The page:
5-Minute Crafts
5-Minute Crafts

What Fruit and Vegetables Looked Like in the Past

Fruit and vegetables are present in everyone’s diet. Nowadays, you can buy them in any supermarket. But not everyone knows that they are very different from their wild ancestors.

5-Minute Crafts will show you what fruit and vegetables looked like in the past compared to what they look like now.


Bananas are one of the most popular exotic fruits all over the world. They were domesticated about 7,000 years ago. The modern fruit is the result of a crossing between wild species.

Bananas we are used to are significantly different from wild ones. Wild ones are full of big seeds, and there is little edible pulp in them. Modern fruits are sterile and contain only tiny residual seeds. This is why banana plants are propagated from cuttings.


Large, sweet peaches that we all love are also a product of domestication. The wild peach had an earthy and slightly salty flavor similar to lentils.

They began to be domesticated in China, in the Yangtze Valley about 4,000 years ago. Farmers selected the seeds of the most delicious fruits for planting. It took about 3,000 years for peaches to look like the fruits we are used to. Modern peaches are 16 times bigger, 27% juicier, and 4% sweeter than their wild ancestors.


The watermelon wasn’t sweet and juicy 5,000 years ago. The wild watermelon was a bitter fruit with firm, pale green flesh. Watermelons were grown in Africa before spreading to the Mediterranean countries and other parts of Europe.

Seeds and paintings of watermelons were found in Egyptian tombs built over 4,000 years ago, including that of Tut Ankh Amun. Watermelons are an excellent source of water, which is why they were grown in arid countries. The fruits were ground into a pulp to get water out of them.

The main disadvantage of wild watermelons was their bitter taste, which breeders managed to get rid of. But apart from the taste, the color of the watermelon was also changed. In fact, the red color is associated with the gene that determines the sugar content. Therefore, the watermelon became sweeter and redder at the same time.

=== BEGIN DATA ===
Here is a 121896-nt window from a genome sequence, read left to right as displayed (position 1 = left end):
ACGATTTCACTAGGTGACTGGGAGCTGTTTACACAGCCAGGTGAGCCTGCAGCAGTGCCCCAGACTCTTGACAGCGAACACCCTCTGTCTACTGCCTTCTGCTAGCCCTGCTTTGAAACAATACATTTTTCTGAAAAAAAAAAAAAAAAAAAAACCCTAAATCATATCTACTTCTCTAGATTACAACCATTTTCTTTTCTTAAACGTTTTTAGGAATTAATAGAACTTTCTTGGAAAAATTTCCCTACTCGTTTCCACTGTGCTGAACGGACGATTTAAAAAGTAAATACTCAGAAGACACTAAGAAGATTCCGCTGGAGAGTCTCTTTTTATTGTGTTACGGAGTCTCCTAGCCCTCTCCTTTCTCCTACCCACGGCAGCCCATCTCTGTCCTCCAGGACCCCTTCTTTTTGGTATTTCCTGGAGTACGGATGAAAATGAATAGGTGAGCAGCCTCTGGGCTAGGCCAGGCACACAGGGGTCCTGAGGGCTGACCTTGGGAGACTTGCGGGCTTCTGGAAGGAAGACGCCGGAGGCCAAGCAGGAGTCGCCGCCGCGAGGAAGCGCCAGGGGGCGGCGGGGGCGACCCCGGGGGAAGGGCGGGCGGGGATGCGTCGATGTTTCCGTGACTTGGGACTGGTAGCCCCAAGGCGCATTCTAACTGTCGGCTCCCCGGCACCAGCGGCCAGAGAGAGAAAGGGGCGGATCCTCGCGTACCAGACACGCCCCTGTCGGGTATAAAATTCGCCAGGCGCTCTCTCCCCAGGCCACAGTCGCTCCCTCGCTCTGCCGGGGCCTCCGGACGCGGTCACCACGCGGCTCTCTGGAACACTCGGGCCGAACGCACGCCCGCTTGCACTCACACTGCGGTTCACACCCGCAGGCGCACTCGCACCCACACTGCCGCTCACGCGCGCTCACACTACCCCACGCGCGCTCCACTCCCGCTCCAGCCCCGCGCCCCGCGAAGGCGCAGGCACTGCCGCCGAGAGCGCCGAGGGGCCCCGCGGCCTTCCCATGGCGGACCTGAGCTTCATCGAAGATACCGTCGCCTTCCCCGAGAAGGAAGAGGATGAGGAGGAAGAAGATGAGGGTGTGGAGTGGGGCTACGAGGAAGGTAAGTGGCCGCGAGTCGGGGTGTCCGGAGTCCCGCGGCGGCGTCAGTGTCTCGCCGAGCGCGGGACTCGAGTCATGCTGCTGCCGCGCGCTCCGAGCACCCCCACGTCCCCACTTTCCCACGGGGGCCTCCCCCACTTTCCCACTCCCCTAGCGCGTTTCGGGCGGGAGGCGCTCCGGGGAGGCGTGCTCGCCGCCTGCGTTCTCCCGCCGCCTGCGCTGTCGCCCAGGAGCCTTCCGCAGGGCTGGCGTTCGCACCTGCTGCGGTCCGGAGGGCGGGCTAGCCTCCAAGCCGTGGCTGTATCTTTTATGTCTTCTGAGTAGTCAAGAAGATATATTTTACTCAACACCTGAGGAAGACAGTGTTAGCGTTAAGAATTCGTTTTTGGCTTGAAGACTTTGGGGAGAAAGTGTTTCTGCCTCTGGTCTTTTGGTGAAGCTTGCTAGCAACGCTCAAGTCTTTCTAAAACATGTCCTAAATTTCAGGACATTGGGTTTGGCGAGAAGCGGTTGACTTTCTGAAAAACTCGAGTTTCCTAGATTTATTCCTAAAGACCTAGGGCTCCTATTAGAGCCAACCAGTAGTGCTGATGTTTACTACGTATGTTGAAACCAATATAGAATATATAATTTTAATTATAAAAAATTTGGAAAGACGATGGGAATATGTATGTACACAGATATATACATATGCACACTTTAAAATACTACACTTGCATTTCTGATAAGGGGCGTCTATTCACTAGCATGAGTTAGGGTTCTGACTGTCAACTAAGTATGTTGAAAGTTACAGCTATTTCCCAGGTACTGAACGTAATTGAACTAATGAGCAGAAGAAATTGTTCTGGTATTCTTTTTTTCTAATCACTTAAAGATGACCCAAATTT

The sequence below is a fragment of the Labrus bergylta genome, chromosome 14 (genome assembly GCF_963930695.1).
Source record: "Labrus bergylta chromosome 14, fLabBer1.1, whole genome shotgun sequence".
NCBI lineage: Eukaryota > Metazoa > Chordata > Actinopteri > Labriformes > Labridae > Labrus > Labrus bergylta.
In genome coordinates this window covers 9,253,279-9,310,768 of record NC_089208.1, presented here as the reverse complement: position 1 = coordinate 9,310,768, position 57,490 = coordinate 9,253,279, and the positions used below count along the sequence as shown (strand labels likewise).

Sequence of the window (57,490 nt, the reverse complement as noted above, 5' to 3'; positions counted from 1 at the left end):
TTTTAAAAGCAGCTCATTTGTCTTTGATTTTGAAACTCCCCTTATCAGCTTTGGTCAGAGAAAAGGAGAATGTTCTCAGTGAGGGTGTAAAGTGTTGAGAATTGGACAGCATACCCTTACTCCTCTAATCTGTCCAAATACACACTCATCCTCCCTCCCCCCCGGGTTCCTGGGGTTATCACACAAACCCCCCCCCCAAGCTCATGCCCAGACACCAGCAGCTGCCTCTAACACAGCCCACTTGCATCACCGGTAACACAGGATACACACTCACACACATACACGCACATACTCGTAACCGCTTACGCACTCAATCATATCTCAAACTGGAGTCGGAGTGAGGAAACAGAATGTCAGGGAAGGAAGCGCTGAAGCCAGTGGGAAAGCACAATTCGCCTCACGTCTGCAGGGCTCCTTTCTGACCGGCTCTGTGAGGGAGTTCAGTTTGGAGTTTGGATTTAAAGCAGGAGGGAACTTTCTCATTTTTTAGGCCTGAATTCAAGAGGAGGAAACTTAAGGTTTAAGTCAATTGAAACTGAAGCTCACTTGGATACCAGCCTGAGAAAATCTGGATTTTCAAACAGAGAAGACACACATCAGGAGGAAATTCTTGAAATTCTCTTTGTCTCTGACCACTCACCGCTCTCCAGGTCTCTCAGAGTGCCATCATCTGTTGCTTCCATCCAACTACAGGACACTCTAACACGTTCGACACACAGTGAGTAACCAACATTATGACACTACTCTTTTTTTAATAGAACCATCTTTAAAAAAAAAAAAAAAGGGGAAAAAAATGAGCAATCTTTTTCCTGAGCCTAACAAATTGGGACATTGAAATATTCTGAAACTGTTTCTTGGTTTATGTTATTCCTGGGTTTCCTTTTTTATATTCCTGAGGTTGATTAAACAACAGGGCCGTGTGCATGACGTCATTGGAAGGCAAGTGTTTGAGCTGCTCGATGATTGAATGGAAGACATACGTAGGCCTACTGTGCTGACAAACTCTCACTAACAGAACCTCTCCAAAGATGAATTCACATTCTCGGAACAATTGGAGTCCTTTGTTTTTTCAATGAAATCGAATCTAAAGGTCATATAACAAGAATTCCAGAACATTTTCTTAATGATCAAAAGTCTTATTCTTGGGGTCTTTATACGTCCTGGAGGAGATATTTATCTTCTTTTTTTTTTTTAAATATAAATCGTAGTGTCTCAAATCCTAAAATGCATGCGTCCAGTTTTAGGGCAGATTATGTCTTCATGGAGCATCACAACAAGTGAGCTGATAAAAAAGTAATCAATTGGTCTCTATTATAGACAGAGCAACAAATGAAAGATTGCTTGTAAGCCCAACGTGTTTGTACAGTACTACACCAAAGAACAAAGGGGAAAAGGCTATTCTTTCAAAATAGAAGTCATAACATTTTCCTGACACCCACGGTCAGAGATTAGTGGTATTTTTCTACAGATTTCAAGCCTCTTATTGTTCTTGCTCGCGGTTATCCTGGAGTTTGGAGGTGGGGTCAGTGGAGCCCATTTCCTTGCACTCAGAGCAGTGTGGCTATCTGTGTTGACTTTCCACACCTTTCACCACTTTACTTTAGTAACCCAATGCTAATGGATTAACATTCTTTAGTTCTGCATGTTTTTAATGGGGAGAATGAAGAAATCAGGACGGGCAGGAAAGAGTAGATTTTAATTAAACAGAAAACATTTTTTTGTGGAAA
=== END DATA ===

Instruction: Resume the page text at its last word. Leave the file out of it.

The seventeenth-century painting by Giovanni Stanchi shows us what watermelons looked like at that time. It wasn’t too green but not bright red either.


The corn we are used to is completely different from its wild ancestor. Its history began at the dawn of human agriculture, about 10,000 years ago in what is now Mexico.

The North American sweetcorn is derived from the teosinte plant. Ancient farmers noticed that not all plants were the same. Some grew larger and their grains may have been tastier or easier to grind. They were saved to be planted in the next season. This process is called artificial selection. Over time, the ears of corn became larger, with more rows of grains.

The modern corn is 10 times larger and 3.5 times sweeter than its wild ancestor. It’s also easier to peel and grow.


Carrots are one of the most popular root vegetables. However, the orange carrot we are used to has little in common with its wild ancestor.

Wild carrots existed in much of Europe and some parts of Asia since the Neolithic period. This can be proven by the remains of seeds found in archaeological sites.

Wild carrots had ivory-colored roots. It’s believed that it was domesticated in Asia in the tenth century. At that time, the roots of carrots were yellow or purple. The orange carrots that are familiar to us appeared only in the seventeenth century in Holland.


Modern eggplants look nothing like their wild ancestors. The first mention of eggplants dates back to the third century ACE. Another possible mention may refer to 300 BCE.

Eggplants are believed to have been domesticated in the Old World, most likely in India, China, Thailand, Burma, or elsewhere in Southeast Asia. They were likely originally used for medicinal purposes. Ancient records say that Chinese botanists tried to remove the bitter flavor of these vegetables.

The earliest domesticated eggplants had small, round green fruits. They had prickles to protect themselves from herbivores. Eggplants have come a long way, from round and small green fruits to large elongated fruits with a purple peel.

5-Minute Crafts/World/What Fruit and Vegetables Looked Like in the Past
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